Hempsters hope for sustainable future

by Katy Rushlau / Beacon Staff • November 15, 2012

Hemposium tharp
Visitors used hemp-based twine to make bracelets.
Visitors used hemp-based twine to make bracelets.

Soap, ice cream, and bracelets don’t usually go together, but this past Thursday they were connected by one key ingredient: hemp.

 Earth Emerson and Emerson Reform teamed up to host Hemposium, an educational event to spread awareness and appreciation for hemp.

The environmentally friendly product, according to Earth Emerson Co-President, Erin Moriarty, is a variety of the cannabis plant and is grown for the fiber and the seeds. These components are valuable because they grow quickly — as opposed to trees — and can be used in the manufacturing of rope, clothing, paper, oils, plastic, and building materials.

“Hemp is a very real and very exciting alternative for the unsustainable lifestyle we are currently facing,” said Moriarty. “There is so much information out there in its favor.  It can reshape everything from the food we eat to the houses we live in to the way we take responsibility for the planet.”

The gathering took place in the Bill Bordy Theater and featured a screening of Hempsters: Plant the Seed, a documentary following seven hemp activists fighting for industrialization of the good.

Margo Gomes, a senior political communication major and vice president of Emerson Reform, a group that advocates  for change in U.S. drug policy, explained that a common misunderstanding about hemp is its association with marijuana.

“Hemp is illegal to grow in the U.S. under federal law, which I feel like most people don’t realize,” said Gomes. “And this is because of its relation with marijuana. Hemp is such a wonderful organic resource and it actually has a lot to offer.”

The approximately 40 attendees also enjoyed free hemp-based samples, including Dr. Bronner’s soap and J.P. Licks pistachio ice cream. The hemp seeds or “nuts,” according to Hemp.com, are ground and used to make oils and milk that can be used in cosmetics and as a dairy substitute.

Moriarty explained that industrial hemp and marijuana are not the same thing. She said it is important to note that hemp cannot be used for smoking, and the plant parts produce different levels of the harmful chemical, tetrahydrocannabinol, or THC. According to Science Daily, marijuana contains up to 25 percent THC, whereas hemp contains less than 0.3 percent.

“I’m not sure if there is a large portion of people who think you can smoke hemp twine or something,” said Moriarty. “But there is this misconception, so we just can’t have hemp grown for its true purpose.”

After the screening, the hosts passed out hemp twine. The group twisted and tied hemp bracelets and hair wraps and discussed their opinions and views about the product.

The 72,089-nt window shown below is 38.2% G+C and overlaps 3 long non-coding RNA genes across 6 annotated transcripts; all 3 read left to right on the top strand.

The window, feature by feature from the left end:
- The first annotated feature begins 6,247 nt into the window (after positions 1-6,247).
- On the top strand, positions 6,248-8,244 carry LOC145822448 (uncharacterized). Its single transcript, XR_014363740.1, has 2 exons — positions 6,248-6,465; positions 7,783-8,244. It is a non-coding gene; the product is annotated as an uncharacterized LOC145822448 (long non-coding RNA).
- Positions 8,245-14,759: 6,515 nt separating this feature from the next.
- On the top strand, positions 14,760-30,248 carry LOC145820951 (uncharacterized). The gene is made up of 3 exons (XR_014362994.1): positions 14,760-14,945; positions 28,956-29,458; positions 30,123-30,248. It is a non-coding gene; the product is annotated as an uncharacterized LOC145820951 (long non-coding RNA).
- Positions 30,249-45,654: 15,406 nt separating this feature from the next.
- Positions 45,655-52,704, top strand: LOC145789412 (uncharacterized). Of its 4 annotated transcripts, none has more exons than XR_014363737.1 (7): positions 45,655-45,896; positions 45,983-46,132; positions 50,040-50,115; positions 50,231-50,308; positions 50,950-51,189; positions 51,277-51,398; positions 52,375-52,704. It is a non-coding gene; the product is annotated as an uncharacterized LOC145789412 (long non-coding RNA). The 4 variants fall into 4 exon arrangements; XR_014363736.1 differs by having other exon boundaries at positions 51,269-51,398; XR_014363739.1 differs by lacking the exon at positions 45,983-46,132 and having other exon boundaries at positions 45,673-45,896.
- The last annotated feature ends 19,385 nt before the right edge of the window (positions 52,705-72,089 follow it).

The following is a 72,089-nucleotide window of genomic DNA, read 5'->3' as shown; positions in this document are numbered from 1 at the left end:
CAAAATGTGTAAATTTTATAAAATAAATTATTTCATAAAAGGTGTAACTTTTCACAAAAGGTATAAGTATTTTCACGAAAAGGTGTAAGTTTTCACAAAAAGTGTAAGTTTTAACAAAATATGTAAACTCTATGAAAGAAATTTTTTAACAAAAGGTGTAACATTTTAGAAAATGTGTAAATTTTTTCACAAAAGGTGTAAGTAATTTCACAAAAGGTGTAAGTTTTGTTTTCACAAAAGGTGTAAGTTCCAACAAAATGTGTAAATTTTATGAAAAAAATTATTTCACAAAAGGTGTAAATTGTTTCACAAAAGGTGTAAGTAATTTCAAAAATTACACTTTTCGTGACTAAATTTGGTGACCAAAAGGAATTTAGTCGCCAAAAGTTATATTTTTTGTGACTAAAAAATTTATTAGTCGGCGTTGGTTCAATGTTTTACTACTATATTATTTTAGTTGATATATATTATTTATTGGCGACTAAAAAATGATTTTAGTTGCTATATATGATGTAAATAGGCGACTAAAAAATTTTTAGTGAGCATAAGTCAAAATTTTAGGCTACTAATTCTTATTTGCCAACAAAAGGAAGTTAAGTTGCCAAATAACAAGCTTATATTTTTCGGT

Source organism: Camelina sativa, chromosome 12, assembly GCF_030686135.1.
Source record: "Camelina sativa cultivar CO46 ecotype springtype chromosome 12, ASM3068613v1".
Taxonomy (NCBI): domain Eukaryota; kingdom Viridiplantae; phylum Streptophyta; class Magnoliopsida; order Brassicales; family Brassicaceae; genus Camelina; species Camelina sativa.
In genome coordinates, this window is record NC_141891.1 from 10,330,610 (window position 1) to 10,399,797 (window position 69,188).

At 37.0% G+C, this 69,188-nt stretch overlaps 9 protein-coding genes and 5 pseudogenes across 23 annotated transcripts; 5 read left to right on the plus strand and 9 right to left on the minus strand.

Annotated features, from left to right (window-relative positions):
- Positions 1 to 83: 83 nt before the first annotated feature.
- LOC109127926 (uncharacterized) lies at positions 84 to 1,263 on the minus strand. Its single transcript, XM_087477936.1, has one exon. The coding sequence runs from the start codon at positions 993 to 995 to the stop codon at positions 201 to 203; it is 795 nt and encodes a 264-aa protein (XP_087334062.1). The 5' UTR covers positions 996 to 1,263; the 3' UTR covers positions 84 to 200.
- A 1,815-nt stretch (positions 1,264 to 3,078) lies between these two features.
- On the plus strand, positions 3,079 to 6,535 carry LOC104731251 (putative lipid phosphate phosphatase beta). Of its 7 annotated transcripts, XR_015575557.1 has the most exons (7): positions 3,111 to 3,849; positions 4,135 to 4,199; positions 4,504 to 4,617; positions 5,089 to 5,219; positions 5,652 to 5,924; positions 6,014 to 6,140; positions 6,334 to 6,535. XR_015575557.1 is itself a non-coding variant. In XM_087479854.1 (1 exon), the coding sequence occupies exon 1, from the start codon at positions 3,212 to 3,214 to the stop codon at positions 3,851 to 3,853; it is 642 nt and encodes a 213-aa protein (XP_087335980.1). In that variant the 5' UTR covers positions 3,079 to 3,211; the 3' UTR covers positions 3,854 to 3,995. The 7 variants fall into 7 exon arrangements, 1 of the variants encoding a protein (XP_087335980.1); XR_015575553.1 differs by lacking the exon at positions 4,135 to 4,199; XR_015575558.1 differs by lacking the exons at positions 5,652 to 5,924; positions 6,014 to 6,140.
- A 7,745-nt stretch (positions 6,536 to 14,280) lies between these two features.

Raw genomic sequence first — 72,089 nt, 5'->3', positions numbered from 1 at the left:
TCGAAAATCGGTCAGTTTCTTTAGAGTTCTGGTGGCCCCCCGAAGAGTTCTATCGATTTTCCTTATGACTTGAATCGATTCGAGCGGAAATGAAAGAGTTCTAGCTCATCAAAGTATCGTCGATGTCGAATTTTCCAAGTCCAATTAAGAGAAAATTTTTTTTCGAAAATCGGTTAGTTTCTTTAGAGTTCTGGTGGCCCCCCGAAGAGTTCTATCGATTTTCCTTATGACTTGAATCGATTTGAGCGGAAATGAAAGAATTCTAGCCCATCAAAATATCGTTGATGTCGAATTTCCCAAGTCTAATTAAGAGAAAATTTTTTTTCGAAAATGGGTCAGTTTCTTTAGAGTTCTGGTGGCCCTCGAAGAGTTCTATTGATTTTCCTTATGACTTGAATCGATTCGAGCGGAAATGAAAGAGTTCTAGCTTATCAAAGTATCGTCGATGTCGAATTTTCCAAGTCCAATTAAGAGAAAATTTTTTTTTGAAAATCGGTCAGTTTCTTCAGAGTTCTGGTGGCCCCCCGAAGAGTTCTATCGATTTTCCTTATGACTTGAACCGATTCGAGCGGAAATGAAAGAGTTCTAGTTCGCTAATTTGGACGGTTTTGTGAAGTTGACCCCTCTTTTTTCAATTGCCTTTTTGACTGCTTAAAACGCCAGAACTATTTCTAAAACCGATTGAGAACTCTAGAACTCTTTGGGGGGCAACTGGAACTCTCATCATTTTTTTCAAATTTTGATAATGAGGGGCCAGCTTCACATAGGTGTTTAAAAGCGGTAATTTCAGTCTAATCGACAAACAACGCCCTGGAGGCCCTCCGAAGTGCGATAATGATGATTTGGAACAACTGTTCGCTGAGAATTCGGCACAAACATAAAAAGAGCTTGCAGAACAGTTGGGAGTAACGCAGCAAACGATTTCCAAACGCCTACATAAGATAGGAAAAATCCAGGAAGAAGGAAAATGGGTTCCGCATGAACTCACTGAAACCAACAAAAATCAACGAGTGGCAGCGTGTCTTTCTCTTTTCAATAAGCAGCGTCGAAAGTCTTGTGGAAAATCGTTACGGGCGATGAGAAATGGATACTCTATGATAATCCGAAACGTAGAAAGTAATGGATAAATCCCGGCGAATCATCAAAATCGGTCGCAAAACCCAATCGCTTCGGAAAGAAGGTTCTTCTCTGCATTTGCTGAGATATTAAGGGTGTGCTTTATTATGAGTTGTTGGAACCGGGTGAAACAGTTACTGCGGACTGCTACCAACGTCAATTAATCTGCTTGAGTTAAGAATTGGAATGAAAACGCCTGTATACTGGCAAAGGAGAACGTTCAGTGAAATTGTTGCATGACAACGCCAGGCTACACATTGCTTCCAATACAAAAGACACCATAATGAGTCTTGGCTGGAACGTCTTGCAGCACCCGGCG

Lia Brouillard, a freshman marketing communication major, said she thinks students should be aware that marijuana is not the only use for hemp.

“I think students should know that hemp is not the bud of the marijuana plant. It’s just its fibers,” said Brouillard. “[There are so many] benefits of using hemp products, and so much can be created with such a small environmental impact.”

Junior journalism major Kaela Holmes, co-president of Earth Emerson, said she hopes events like this will better educate people about these sustainable commodities.

“We hope that with the more education we can spread about hemp, that we can make it more socially acceptable,” said Holmes. “[It would be wonderful] to not have to rely on importing hemp from other countries or states that allow hemp for commercial production.”

With the recent decriminalization of marijuana in Massachusetts, Moriarty said she thinks this is a step in the right direction for understanding and utilizing the many components of the crop.

“Once pot is accepted, then perhaps we can start thinking seriously about industrial hemp, which would revolutionize the way we produce and consume,” said Moriarty.

Gomes also explained that the goal of Hemposium and other environmental events is to educate students about environmental, economic, and political issues, as well as to teach students to make environmentally savvy decisions.

Moriarty said both Earth Emerson and Emerson Reform hope to host similar programs in the future, including environmental campaigns next semester. She explained that there has recently been collaboration and discussion about the possibility of an alliance between the progressive groups on campus.

“That is still in its very rudimentary stages, but it is exciting to imagine a large coalition of social and environmental groups here at Emerson,” said Moriarty. “There are so many brilliant and determined activists at our school demonstrating their care and their hope. It’s really encouraging.”